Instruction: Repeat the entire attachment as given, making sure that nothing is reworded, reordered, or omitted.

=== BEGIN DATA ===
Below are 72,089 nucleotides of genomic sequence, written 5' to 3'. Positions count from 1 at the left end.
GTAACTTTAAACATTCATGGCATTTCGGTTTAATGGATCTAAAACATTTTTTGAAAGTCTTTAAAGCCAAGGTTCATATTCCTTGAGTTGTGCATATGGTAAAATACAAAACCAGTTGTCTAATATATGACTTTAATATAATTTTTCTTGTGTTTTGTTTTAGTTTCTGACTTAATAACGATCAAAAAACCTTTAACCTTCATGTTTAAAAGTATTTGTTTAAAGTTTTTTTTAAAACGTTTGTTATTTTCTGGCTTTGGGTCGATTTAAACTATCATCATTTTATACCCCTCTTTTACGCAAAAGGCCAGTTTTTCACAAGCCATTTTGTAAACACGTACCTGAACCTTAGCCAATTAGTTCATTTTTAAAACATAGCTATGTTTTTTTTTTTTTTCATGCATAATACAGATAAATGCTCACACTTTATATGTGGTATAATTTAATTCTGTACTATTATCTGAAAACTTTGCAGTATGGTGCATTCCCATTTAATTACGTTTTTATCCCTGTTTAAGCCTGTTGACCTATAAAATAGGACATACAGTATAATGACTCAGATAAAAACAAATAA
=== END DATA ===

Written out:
Below are 72,089 nucleotides of genomic sequence, written 5' to 3'. Positions count from 1 at the left end.
GTAACTTTAAACATTCATGGCATTTCGGTTTAATGGATCTAAAACATTTTTTGAAAGTCTTTAAAGCCAAGGTTCATATTCCTTGAGTTGTGCATATGGTAAAATACAAAACCAGTTGTCTAATATATGACTTTAATATAATTTTTCTTGTGTTTTGTTTTAGTTTCTGACTTAATAACGATCAAAAAACCTTTAACCTTCATGTTTAAAAGTATTTGTTTAAAGTTTTTTTTAAAACGTTTGTTATTTTCTGGCTTTGGGTCGATTTAAACTATCATCATTTTATACCCCTCTTTTACGCAAAAGGCCAGTTTTTCACAAGCCATTTTGTAAACACGTACCTGAACCTTAGCCAATTAGTTCATTTTTAAAACATAGCTATGTTTTTTTTTTTTTTCATGCATAATACAGATAAATGCTCACACTTTATATGTGGTATAATTTAATTCTGTACTATTATCTGAAAACTTTGCAGTATGGTGCATTCCCATTTAATTACGTTTTTATCCCTGTTTAAGCCTGTTGACCTATAAAATAGGACATACAGTATAATGACTCAGATAAAAACAAATAA